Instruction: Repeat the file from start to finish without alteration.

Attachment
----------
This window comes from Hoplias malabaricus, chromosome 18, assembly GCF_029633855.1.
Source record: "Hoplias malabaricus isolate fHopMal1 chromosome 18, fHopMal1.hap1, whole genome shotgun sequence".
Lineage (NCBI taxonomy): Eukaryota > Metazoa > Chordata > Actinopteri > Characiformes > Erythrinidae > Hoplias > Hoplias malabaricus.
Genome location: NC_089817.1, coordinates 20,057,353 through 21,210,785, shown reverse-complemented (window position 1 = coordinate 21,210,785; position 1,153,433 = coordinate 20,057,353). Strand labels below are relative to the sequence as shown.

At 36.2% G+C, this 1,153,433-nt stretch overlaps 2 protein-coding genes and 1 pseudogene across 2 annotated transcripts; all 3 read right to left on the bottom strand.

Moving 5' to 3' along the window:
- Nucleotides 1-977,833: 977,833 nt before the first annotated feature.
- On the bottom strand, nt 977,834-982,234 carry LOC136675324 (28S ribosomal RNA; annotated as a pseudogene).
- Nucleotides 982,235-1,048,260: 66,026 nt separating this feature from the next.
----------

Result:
This window comes from Hoplias malabaricus, chromosome 18, assembly GCF_029633855.1.
Source record: "Hoplias malabaricus isolate fHopMal1 chromosome 18, fHopMal1.hap1, whole genome shotgun sequence".
Lineage (NCBI taxonomy): Eukaryota > Metazoa > Chordata > Actinopteri > Characiformes > Erythrinidae > Hoplias > Hoplias malabaricus.
Genome location: NC_089817.1, coordinates 20,057,353 through 21,210,785, shown reverse-complemented (window position 1 = coordinate 21,210,785; position 1,153,433 = coordinate 20,057,353). Strand labels below are relative to the sequence as shown.

At 36.2% G+C, this 1,153,433-nt stretch overlaps 2 protein-coding genes and 1 pseudogene across 2 annotated transcripts; all 3 read right to left on the bottom strand.

Moving 5' to 3' along the window:
- Nucleotides 1-977,833: 977,833 nt before the first annotated feature.
- On the bottom strand, nt 977,834-982,234 carry LOC136675324 (28S ribosomal RNA; annotated as a pseudogene).
- Nucleotides 982,235-1,048,260: 66,026 nt separating this feature from the next.